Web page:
So what is it? Socca, a French word, is also known as farinata in Italian. It’s a flatbread made entirely of chickpea flour, so it’s got a flavor unlike most of the other flatbreads we have known. It’s gluten-free (because chickpeas), so you celiac folks can dig it. Socca has literally been a food item for a millennia. Origin stories credit its development to Roman soldiers in Nice, France, circa the 1st century BCE. Or as the result of invasion by Turkish forces. Or that it was developed in Sardinia. And so on. Food travels along trade routes as well as the trade, so it’s difficult to determine who made socca first. We’re just glad someone did. Thanks, ancient smart foodie![read more…]

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Dranks: The Classic Gin & Tonic

Dranks dranks dranks!

I’m just going to jump straight in with this. A few years ago, I would *never* have imagined wanting anything to do with a gin and tonic. My gin receptors only recently switched on in the last several years. If you ask me about the flavor profiles of various gins–what’s more herbal or earthy or evokes the bracing essence of Britain’s coastline or makes you feel like you’re ready to colonize India–I got nothin’. It’s gin. Some taste more appealing to me than others. Other kinds might taste more appealing to you. Try them.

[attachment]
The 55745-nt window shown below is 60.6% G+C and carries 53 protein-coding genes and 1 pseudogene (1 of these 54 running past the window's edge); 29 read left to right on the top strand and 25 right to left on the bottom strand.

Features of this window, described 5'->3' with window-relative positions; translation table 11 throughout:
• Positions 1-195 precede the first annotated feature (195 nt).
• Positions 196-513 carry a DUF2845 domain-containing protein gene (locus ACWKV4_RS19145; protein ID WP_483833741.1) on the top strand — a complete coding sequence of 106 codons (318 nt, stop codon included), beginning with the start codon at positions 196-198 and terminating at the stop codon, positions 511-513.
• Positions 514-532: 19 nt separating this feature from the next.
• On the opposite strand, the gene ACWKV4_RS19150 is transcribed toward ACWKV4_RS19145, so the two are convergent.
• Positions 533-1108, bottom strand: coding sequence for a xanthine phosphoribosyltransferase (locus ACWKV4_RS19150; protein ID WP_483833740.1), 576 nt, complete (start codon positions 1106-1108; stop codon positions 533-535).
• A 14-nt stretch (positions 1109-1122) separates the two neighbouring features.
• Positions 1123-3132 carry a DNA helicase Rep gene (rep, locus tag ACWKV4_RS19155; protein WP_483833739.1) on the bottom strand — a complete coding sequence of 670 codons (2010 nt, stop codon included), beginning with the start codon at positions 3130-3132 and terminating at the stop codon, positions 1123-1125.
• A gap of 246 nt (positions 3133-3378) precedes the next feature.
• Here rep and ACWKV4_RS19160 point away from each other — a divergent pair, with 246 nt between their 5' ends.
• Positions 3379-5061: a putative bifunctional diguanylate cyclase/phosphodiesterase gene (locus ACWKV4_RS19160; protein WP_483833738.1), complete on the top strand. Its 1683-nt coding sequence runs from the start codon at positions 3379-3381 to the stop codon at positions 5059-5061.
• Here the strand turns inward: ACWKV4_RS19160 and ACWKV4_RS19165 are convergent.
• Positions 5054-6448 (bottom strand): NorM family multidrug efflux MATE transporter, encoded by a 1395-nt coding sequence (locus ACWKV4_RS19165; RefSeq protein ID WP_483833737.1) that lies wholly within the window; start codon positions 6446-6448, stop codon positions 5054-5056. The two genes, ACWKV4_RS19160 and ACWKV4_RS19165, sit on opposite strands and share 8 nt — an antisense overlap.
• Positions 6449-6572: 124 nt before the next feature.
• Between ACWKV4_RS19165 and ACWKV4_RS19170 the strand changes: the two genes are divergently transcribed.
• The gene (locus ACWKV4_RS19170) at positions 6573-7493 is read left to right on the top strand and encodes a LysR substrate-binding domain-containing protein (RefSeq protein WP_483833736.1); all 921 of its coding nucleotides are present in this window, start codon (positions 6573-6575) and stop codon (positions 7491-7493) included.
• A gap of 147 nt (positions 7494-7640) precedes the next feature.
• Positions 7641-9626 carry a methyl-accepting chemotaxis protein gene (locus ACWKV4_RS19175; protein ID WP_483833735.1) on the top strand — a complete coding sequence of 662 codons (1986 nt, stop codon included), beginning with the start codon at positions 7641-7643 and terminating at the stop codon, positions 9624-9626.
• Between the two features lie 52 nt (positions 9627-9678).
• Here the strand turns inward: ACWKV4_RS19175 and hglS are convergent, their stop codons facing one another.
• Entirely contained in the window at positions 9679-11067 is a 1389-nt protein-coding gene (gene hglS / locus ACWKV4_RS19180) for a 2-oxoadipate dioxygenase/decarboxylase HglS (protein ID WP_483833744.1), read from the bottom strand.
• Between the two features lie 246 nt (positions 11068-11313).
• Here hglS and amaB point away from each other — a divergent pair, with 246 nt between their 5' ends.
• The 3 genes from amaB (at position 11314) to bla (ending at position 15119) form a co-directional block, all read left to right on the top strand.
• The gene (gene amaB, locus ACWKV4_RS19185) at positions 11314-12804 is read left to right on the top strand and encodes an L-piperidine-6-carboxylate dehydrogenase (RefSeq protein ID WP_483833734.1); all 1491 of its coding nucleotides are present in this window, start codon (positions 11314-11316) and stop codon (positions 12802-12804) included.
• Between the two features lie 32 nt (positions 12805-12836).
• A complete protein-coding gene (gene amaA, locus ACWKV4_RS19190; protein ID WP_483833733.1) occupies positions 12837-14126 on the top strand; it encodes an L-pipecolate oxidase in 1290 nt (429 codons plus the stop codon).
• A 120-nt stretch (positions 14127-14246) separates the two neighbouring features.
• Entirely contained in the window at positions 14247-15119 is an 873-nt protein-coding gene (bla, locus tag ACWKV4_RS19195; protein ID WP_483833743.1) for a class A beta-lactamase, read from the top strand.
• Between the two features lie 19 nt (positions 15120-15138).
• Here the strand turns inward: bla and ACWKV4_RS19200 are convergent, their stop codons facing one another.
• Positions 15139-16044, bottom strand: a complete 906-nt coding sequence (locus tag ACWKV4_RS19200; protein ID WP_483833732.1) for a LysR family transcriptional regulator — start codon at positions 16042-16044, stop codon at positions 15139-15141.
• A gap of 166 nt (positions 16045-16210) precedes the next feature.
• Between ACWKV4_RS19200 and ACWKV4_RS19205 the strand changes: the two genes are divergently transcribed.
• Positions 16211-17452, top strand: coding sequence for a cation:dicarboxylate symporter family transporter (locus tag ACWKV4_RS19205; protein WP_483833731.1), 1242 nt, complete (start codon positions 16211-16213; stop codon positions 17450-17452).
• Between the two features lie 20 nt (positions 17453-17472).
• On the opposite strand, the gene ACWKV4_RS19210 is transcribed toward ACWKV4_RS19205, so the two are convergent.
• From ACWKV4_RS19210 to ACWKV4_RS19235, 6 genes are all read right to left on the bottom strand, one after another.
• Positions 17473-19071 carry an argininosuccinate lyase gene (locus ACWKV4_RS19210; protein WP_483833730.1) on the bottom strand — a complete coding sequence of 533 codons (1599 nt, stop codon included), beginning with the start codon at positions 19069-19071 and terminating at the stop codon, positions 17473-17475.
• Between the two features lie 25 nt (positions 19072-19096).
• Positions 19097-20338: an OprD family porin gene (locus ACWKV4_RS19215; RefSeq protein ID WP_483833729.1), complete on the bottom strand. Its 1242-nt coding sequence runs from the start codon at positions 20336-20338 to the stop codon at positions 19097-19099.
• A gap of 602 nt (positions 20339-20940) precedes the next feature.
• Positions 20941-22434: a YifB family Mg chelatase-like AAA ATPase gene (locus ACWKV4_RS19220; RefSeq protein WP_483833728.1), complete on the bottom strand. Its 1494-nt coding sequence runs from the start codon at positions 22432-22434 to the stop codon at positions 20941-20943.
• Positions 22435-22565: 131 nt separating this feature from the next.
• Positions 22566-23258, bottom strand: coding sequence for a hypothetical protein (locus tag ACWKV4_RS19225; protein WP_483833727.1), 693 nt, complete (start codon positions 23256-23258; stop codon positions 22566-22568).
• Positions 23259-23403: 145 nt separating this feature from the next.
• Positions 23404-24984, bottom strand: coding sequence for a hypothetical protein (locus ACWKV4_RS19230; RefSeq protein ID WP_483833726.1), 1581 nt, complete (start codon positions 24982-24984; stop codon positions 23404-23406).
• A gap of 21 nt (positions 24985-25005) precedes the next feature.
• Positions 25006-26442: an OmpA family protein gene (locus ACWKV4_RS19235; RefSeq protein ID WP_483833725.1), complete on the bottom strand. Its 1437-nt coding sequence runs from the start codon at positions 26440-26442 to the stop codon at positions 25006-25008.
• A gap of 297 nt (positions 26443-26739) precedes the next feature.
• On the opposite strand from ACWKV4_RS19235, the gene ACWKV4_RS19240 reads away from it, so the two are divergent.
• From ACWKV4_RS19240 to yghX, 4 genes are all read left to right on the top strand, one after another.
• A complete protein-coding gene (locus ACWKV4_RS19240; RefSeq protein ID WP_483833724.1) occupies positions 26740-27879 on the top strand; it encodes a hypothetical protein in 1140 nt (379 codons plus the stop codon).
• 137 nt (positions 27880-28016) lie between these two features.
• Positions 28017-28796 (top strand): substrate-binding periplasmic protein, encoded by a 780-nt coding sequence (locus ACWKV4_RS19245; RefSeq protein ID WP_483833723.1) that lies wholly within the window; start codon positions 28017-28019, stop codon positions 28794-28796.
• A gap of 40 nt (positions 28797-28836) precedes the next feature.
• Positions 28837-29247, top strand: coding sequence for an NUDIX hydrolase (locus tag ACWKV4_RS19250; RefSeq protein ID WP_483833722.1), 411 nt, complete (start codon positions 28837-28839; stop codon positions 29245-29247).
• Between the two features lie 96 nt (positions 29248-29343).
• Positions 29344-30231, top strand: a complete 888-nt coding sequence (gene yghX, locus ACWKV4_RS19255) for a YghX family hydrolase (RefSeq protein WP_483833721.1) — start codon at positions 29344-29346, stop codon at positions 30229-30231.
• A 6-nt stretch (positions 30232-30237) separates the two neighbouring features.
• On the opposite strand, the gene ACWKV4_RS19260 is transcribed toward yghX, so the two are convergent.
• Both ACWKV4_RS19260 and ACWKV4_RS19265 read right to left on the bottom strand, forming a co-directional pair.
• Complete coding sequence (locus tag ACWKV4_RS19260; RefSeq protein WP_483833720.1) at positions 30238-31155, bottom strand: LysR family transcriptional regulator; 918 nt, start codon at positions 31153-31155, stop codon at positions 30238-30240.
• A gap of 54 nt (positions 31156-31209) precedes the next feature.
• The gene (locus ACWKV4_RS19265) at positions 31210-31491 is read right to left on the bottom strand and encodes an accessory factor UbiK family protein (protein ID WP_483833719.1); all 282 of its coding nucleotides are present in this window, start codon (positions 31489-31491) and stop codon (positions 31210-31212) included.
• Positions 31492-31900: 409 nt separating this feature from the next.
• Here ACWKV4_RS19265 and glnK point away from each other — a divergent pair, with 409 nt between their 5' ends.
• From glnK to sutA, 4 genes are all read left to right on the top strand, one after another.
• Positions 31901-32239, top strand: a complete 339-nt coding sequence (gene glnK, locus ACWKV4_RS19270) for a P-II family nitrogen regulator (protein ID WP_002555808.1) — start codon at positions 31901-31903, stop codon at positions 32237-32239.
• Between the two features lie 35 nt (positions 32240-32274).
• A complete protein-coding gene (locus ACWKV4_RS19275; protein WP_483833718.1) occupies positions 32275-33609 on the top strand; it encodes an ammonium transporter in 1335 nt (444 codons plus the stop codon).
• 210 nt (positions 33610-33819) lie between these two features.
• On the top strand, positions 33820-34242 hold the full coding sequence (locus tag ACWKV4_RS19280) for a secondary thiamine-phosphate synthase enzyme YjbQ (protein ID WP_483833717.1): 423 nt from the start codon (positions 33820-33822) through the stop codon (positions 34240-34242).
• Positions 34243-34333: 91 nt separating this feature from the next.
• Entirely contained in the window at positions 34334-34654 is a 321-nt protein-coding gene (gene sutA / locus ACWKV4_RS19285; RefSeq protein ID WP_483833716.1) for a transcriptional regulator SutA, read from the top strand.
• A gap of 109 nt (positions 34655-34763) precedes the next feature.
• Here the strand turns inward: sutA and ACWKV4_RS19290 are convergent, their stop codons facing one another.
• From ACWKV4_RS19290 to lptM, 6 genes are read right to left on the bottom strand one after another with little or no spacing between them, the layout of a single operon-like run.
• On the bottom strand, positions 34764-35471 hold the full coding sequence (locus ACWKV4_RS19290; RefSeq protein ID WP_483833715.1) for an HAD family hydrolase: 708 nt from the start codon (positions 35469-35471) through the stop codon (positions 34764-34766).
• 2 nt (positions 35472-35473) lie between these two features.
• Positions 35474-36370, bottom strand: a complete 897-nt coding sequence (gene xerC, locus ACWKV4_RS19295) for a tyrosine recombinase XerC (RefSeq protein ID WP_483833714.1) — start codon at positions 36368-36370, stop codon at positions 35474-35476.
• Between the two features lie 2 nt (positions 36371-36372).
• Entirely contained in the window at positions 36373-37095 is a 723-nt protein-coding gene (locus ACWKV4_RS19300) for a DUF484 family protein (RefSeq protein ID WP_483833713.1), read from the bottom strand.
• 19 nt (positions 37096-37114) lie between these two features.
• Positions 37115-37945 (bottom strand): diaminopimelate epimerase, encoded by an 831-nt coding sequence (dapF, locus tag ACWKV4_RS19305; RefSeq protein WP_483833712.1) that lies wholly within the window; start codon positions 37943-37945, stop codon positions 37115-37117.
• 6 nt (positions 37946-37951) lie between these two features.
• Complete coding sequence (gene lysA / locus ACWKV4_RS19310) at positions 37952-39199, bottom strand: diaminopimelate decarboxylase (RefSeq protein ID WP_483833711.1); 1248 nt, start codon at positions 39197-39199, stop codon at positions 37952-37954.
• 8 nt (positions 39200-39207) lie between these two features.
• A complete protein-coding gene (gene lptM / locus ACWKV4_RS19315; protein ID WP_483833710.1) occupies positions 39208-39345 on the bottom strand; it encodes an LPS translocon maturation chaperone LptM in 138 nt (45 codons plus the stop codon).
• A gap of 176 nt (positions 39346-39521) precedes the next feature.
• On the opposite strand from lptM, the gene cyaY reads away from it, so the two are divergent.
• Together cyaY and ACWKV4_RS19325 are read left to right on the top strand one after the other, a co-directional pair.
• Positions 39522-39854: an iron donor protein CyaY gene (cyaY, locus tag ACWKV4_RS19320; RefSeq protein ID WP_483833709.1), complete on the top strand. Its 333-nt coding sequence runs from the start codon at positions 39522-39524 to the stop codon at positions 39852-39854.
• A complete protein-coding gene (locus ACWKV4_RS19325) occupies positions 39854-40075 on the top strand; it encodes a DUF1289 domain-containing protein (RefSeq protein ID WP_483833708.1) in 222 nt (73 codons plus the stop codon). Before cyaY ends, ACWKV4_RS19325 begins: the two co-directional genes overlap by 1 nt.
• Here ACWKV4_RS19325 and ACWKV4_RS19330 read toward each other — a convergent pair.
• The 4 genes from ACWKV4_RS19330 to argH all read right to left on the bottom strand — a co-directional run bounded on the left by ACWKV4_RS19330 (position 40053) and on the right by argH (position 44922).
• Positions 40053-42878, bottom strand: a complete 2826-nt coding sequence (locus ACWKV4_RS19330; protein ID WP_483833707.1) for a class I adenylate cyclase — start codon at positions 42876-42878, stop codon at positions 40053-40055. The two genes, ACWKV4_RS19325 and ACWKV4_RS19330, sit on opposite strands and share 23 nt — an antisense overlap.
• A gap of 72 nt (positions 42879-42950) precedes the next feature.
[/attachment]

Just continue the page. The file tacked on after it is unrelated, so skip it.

And most tonics make me feel like I’m drinking the waste water runoff from a mercury factory. I’ve literally taken a napkin to my mouth and wiped it clean after having tonic.

So what gives with this cocktail? Weird, right?

Like I said, the gin receptors have switched on, and despite my stated dislike of tonic, I did find one brand of tonic that I truly like. I swear they are not paying me a dime for this, but Fever-Tree tonic has changed me. For the better, I think, since I was forced to challenge long-held assumptions and that’s never a bad thing. And, it allows me to enjoy a classic summer drink.

It was 9,000° yesterday (Fahrenheit, for the record; I mean, Celsius would just be ridiculous) and all I wanted was something crisp and cool and refreshing. Hence…my G&T.

Sebastian looks in wonder at the majesty that is the classic gin & tonic.